The final report of the Routt County Community Housing Steering Committee includes the ambitious goal of creating 700 diverse new housing units, plus 250 additional beds for seasonal workers in the city and county by 2020.
Implicit in that call to action is that governments, as well as the Yampa Valley Housing Authority, will bring new revenues to the cause.
Reaching that goal also requires that the city streamline its permitting process to take away some of the developers’ risk. After all, time is money.
During a city council Tuesday night, which also included the Routt County Board of Commissioners, Housing Steering Committee chairman Dan Pirrallo told an audience of about 60 people that the county’s population is projected to grow from about 23,000 to 35,000 by 2030. He said in order to meet the housing demands that come with growth, the community needs to first close the existing gap between supply and demand, then continue to create new housing stock at a steadier pace.
“There needs to be a partnership, and there needs to be business involvement,” Pirrallo said. “We need to build a culture and enviroment to allow the free market in private and public partnership with (the Housing Authority) to create opportunities to fill the housing supply gap in a sustainable way.”
Can Steamboat Springs, together with the towns of Hayden, Oak Creek and Yampa and unincorporated Routt County, deliver on the promise of almost 700 new housing units in the span of four years?
Yampa Valley Housing Authority Executive Director Jason Peasley said it’s doable, but he also acknowledged the goal of building 700 new dwelling units and 250 beds for seasonal units is “aspirational.” That’s the number he said that will return equilibrium to supply and demand, resulting in more stable pricing.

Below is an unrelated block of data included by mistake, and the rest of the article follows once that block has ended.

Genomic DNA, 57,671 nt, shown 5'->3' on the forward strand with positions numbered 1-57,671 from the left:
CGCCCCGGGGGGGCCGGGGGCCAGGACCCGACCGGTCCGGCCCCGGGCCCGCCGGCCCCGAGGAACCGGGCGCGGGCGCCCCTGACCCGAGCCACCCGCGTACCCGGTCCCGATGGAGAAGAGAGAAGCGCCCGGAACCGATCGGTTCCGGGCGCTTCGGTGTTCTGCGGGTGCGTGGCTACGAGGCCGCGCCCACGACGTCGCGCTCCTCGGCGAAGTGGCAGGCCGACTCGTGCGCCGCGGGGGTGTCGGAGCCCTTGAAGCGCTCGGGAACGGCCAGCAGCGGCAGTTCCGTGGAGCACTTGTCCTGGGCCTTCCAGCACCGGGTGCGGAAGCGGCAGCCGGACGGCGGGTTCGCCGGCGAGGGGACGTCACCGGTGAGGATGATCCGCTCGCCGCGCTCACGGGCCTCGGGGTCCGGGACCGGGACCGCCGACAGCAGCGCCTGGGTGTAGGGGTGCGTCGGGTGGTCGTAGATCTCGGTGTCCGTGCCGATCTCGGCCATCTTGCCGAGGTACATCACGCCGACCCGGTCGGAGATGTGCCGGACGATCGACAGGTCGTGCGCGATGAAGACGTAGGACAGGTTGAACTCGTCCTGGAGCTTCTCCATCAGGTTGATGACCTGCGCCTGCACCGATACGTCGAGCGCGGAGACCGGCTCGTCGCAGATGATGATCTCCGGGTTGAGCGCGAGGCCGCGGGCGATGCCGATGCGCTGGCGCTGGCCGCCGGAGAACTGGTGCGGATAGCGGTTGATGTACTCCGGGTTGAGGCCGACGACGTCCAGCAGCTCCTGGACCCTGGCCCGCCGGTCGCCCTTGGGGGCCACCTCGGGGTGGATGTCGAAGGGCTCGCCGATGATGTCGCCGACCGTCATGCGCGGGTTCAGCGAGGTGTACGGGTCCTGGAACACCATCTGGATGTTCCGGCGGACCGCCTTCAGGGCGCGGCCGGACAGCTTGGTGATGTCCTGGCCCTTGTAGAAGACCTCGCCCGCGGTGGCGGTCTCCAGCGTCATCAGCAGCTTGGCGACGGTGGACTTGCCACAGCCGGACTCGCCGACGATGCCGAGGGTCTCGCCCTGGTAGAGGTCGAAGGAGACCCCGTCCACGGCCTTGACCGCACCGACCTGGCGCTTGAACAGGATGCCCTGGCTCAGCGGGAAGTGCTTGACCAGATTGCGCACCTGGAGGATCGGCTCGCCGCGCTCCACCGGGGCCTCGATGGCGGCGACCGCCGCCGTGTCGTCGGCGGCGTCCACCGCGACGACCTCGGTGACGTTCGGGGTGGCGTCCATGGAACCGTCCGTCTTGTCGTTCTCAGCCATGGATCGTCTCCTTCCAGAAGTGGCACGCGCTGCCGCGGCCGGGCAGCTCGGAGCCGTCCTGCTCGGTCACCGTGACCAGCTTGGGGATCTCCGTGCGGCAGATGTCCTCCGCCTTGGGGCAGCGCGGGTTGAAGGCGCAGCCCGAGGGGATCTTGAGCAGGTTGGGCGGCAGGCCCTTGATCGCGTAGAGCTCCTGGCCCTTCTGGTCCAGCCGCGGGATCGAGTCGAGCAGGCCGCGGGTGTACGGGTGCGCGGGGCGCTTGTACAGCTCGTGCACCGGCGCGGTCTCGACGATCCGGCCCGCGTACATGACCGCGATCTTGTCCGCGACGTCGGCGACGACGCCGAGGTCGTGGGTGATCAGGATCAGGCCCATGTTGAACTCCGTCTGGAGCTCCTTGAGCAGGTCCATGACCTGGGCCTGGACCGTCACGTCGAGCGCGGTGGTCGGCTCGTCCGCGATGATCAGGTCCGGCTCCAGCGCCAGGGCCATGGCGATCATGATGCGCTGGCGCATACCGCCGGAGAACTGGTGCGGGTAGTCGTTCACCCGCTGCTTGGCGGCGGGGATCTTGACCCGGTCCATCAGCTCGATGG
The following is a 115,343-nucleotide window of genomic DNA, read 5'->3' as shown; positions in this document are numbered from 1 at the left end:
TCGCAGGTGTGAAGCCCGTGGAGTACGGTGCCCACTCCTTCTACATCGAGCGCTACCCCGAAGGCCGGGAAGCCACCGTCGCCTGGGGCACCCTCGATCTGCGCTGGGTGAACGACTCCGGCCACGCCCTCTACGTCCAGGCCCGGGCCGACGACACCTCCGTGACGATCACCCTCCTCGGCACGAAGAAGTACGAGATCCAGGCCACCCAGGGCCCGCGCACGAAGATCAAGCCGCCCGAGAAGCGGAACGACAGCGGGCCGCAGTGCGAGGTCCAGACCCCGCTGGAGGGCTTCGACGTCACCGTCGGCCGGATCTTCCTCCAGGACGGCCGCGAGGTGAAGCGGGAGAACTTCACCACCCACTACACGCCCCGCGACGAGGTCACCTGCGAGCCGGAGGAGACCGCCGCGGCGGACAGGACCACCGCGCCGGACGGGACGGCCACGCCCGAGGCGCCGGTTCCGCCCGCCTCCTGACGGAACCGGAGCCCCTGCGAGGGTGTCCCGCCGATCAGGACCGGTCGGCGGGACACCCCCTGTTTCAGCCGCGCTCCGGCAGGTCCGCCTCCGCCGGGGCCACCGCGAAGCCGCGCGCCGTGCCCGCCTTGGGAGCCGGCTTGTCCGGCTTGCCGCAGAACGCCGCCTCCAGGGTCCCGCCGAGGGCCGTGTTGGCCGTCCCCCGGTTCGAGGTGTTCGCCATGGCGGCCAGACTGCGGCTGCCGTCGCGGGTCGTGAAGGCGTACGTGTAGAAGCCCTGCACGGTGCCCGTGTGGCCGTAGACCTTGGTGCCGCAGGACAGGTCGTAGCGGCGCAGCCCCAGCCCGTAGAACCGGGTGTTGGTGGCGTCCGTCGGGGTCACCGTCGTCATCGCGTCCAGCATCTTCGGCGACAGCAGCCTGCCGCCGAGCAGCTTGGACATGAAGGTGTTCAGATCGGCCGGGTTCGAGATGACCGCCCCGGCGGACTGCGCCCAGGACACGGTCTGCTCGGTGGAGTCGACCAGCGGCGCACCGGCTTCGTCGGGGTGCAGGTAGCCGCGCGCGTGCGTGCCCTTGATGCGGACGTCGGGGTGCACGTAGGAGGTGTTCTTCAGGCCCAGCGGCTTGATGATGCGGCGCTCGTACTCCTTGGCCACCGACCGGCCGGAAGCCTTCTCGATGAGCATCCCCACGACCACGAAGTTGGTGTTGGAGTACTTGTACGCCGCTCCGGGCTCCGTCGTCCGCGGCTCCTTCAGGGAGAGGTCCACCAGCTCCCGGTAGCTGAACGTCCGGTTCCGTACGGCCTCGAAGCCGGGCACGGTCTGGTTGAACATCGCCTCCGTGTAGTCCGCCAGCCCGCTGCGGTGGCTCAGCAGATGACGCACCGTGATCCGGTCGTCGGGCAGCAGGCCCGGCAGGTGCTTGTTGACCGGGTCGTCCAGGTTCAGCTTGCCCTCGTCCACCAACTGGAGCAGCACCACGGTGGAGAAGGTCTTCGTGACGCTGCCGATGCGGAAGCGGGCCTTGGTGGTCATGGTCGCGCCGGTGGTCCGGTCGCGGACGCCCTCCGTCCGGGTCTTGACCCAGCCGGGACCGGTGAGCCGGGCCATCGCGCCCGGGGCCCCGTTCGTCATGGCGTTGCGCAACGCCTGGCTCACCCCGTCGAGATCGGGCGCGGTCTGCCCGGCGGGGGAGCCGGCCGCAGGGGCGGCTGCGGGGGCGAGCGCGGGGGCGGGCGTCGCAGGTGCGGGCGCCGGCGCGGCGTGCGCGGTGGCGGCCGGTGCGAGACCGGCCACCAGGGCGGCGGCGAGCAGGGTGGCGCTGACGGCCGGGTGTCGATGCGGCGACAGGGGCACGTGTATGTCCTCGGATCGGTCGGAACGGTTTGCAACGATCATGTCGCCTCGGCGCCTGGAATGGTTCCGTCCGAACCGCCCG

“There definitely is a way for that to happen,” Peasley said Thursday. “But it’s certainly not business as we know it today. If you want to meet these targets, we need to do things differently.”
Implicit in the Housing Steering Committee report is that “doing things differently” includes local governments developing new sources of funding for infrastructure improvements required by new housing developments — transit and utilities among them. And the Yampa Valley Housing Authority will also be counted on attract more dollars and form new partnerships with the private sector to launch more housing projects.
City Council President Walter Magill observed this week that it is plain to him that the report calls on the city to ask the voters to approve a new tax to meet infrastructure needs of new housing developments.
“The city budget is derived from sales tax, and there’s not much left over from this year’s budget,” Magill said. “So, it will be an additional tax burden. Does the community want the city to cut a lot of services to get into housing?” Or does it want, “a tax increase?”
As of Jan. 1, the city will collect 4.5 percent sales tax, and it additionally collects 2.9 percent on behalf of the state of Colorado and another 1 percent for Routt County, for a total of 8.4 percent.
The steering committee also called for streamlining of the city planning and permitting process by trimming the time it takes to process and grant permits by 25 percent by December 2017.
The committee has recommended the city find ways to reduce the number of public hearings developers must hurdle by empowering the city planning staff to grant more permits administratively and at the Planning Commission level.
City Councilwoman Kathi Meyer said this week that the process is already underway. She said council has asked Planning Director Tyler Gibbs to revisit the development code through an affordable housing lens and rethink regulations like lot line setbacks and landscaping, which can add time and cost to the process for housing developers.
Council is expecting a draft code by July and a final version by the end of the year.
The planning department has already implemented a new online chart that allows city officials to track every development permit and see the amount of time needed to complete every step along the way, Meyer added.
“We know this can be done by empowering staff and Planning Commission,” where appropriate, she said.